Radiating Hope: Radiology Department Blog


What Happens In The Post-Processing And Image Analysis Lab?

What Happens In The Post-Processing And Image Analysis Lab?

Most people have no idea what our imaging analysts’ duties consist of in the Post-Processing and Image Analysis Lab. The job is actually pretty elaborate! It’s time to take you on a little behind-the-scenes tour of what really happens.

Sagittal airway photos 7_915Image: “Sagittal Airway” image showing area covered in fly through video.

Video:4D Virtual Endoscopic Fly Through” from pharynx down to the trachea. Patient history of subglottic stenosis and multiple airway reconstructions.

Employees must have training in Radiologic medical imaging. All of our imaging analysts previously worked or continue to work as CT or MRI technologists and maintain certification in either CT or MRI modalities. Employees in this department must exhibit proficiency in the utilization of electronic tools, paying close attention to details while creating and preparing imaging manipulation on virtually every part of the body. They work on a variety of software programs, acquiring extensive knowledge of human anatomy while working closely with our team of cardiologists, radiologists and the clinical MR physicist at Cincinnati Children’s. The work is diverse as are the talents and skills of the employees. One thing is for sure: no two days are alike.

liver spleen volumes photos 5_915liver spleen volumes photos 4_915Images:Liver/Spleen Volumes” performed in respect to rare genetic disorder where patients can experience enlarged liver/spleen.

Just a few clinical examples of assessment through this department are MRI/CT cardiac function and analysis, MR hepatic & myocardial iron, MR elastography exams testing for liver stiffness, CT living donor candidates for kidney and liver transplants, MR fetal imaging, CT dynamic/static airway studies and MR brain perfusions. Providing this enhanced imaging manipulation and numerical data to the radiologists and physicians for review contributes to the overall improvement of patient care in the Radiology Department.

Circle of Willis photos 1a_915Image: “Circle of Willis” performed to detect blood vessel abnormalities.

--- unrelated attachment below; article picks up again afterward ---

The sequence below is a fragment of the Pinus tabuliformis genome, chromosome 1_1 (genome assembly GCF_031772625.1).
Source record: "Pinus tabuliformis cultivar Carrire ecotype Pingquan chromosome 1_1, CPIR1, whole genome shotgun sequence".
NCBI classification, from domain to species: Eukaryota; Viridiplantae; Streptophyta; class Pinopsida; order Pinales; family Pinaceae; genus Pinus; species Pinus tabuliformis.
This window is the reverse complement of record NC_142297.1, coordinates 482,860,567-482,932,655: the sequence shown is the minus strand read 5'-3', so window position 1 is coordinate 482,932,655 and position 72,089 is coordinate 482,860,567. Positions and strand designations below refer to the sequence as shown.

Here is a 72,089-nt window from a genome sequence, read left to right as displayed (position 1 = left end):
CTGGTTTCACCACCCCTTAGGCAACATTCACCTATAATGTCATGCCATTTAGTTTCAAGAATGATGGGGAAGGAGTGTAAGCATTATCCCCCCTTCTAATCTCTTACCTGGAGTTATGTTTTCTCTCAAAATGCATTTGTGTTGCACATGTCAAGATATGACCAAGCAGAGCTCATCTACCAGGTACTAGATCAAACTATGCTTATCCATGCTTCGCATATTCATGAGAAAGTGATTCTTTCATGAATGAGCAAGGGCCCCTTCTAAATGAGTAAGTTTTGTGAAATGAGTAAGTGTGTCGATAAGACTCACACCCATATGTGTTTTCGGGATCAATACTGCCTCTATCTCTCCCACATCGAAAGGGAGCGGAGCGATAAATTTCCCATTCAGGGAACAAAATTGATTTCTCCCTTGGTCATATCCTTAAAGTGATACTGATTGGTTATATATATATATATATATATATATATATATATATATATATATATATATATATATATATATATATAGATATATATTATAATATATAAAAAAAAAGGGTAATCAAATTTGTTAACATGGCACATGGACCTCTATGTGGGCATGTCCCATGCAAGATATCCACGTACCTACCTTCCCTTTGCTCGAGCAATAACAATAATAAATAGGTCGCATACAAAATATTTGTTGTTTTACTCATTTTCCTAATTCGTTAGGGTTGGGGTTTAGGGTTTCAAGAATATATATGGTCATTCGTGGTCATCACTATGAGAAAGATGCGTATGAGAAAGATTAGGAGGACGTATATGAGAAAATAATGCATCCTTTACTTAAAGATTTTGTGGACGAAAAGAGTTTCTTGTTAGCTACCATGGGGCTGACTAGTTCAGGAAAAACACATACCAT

Video: 3D rendering to demonstrate airway tree and lung periphery3D rendering to demonstrate airway tree and lung periphery.

Video: 3D batch to demonstrate relationship of airway to great vessels in a patient with cardiac abnormalities.

In addition to clinical work, the Post-Processing Department frequently participates in research projects. This research strengthens our current processes and continually improves outcomes for patients. A proud moment for several team members was taking part in the post-processing of the Peruvian child mummy (more than 500 years old) from the Cincinnati Museum Center scanned in CT at Cincinnati Children’s in 2015.


So remember, the next time you encounter “those pretty images” with your MRI or CT scan, they didn’t magically appear. A talented team of imaging analysts with 60+ years of experience at Cincinnati Children’s working behind the scenes in our Post-Processing and Image Analysis Lab completed that!

Contributed by Janice Steiner, BS, RT(R) (CT) and edited by Glenn Miñano, BFA.

Steiner template

Avatar photo

About the author: Glenn Miñano

Glenn Miñano is a media specialist in the Department of Radiology, providing graphic design, photography, printing, video services, and administration of the department’s online properties. His works have been published in several medical articles, such as the American Journal of Radiology and the American Institute of Ultrasound. He has been providing these services to the Radiology Department since 1996.